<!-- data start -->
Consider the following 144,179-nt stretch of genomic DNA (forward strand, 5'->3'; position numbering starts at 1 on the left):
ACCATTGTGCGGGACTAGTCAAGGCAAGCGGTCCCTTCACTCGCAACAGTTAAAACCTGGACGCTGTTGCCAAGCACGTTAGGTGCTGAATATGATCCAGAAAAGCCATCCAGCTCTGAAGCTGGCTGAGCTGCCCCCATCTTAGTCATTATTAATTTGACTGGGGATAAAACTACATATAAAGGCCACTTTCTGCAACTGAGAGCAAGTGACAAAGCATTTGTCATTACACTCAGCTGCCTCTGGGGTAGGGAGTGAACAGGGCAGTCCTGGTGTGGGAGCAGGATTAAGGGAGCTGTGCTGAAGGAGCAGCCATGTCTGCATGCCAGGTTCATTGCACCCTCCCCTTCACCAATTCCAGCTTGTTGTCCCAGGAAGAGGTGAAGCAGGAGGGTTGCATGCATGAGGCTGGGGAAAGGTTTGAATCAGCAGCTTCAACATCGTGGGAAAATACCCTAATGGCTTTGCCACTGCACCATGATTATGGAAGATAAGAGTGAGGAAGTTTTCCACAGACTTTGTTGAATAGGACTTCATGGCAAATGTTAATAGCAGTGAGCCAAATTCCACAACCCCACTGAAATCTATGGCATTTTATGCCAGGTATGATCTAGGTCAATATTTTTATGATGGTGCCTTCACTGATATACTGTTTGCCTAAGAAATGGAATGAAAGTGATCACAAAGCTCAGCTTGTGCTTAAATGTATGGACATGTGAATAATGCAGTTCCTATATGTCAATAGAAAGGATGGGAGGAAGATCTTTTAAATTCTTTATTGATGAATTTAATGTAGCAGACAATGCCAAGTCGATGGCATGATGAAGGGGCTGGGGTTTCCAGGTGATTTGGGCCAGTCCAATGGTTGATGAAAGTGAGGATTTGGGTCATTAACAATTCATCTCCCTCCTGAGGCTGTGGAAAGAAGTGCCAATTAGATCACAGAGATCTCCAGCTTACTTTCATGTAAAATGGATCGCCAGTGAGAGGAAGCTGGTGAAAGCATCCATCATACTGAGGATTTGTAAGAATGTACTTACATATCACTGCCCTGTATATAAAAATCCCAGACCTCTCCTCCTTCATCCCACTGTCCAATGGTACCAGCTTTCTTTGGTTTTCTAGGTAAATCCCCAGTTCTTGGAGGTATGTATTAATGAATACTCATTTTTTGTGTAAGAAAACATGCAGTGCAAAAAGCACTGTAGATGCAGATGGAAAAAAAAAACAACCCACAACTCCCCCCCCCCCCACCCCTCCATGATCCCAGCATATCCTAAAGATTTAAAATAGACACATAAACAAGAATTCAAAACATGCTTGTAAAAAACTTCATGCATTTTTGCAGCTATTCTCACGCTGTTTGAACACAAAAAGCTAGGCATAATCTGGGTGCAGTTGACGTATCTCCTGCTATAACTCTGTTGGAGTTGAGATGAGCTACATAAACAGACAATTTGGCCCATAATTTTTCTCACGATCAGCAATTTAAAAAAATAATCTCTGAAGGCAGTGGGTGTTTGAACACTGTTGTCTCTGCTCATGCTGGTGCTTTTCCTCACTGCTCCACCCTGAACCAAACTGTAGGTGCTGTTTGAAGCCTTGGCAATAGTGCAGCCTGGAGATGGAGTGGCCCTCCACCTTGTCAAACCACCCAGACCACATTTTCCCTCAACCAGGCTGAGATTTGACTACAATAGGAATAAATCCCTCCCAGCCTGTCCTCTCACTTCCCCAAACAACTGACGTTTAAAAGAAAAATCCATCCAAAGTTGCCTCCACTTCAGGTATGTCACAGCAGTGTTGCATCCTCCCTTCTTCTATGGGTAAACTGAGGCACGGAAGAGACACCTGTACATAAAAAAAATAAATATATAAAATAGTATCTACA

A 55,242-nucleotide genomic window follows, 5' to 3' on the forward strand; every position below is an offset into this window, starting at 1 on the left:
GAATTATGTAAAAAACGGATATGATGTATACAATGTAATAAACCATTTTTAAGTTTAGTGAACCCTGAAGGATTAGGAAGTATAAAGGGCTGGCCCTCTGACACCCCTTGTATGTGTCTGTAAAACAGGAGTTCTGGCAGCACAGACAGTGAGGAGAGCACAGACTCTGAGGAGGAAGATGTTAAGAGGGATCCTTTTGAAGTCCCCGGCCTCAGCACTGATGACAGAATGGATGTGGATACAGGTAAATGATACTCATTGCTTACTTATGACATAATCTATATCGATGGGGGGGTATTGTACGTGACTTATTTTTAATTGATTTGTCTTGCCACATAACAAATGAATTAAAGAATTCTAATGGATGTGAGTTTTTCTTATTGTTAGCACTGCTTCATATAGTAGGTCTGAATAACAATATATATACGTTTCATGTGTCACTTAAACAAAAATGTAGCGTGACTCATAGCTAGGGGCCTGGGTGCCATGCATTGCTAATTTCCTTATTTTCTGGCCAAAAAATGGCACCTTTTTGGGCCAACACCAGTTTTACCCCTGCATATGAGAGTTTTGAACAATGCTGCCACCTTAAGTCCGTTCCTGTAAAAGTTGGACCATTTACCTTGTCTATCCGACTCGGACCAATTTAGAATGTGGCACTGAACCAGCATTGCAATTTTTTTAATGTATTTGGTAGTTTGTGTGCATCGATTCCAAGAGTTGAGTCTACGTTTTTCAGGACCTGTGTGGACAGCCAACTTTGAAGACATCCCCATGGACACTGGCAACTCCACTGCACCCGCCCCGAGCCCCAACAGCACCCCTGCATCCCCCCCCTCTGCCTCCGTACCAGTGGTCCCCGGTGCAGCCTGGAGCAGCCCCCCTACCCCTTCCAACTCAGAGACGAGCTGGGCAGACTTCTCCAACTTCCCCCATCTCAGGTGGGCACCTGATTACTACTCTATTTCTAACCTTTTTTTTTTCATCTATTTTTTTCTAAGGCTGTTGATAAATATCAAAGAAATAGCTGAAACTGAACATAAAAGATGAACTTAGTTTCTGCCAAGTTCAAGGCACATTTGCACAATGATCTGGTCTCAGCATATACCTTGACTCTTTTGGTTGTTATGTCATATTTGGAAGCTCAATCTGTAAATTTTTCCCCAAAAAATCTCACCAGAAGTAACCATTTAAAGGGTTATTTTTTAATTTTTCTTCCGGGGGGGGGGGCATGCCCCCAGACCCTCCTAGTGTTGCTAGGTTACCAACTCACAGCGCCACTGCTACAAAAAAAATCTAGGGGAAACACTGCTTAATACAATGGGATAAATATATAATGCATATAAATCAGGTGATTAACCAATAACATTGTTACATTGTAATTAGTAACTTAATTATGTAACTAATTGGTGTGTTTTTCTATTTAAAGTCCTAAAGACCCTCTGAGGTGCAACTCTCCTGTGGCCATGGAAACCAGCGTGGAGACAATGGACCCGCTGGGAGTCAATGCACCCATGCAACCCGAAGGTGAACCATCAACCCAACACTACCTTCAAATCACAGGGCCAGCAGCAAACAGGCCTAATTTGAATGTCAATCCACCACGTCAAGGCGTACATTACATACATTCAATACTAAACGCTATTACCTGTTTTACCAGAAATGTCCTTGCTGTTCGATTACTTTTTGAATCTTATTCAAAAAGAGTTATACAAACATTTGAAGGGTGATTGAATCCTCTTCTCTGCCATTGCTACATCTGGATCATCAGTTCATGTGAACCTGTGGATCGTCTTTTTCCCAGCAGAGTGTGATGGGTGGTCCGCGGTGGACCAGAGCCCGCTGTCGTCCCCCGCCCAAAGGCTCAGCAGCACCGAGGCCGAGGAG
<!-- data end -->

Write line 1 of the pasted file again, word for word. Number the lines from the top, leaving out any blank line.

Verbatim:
Consider the following 144,179-nt stretch of genomic DNA (forward strand, 5'->3'; position numbering starts at 1 on the left):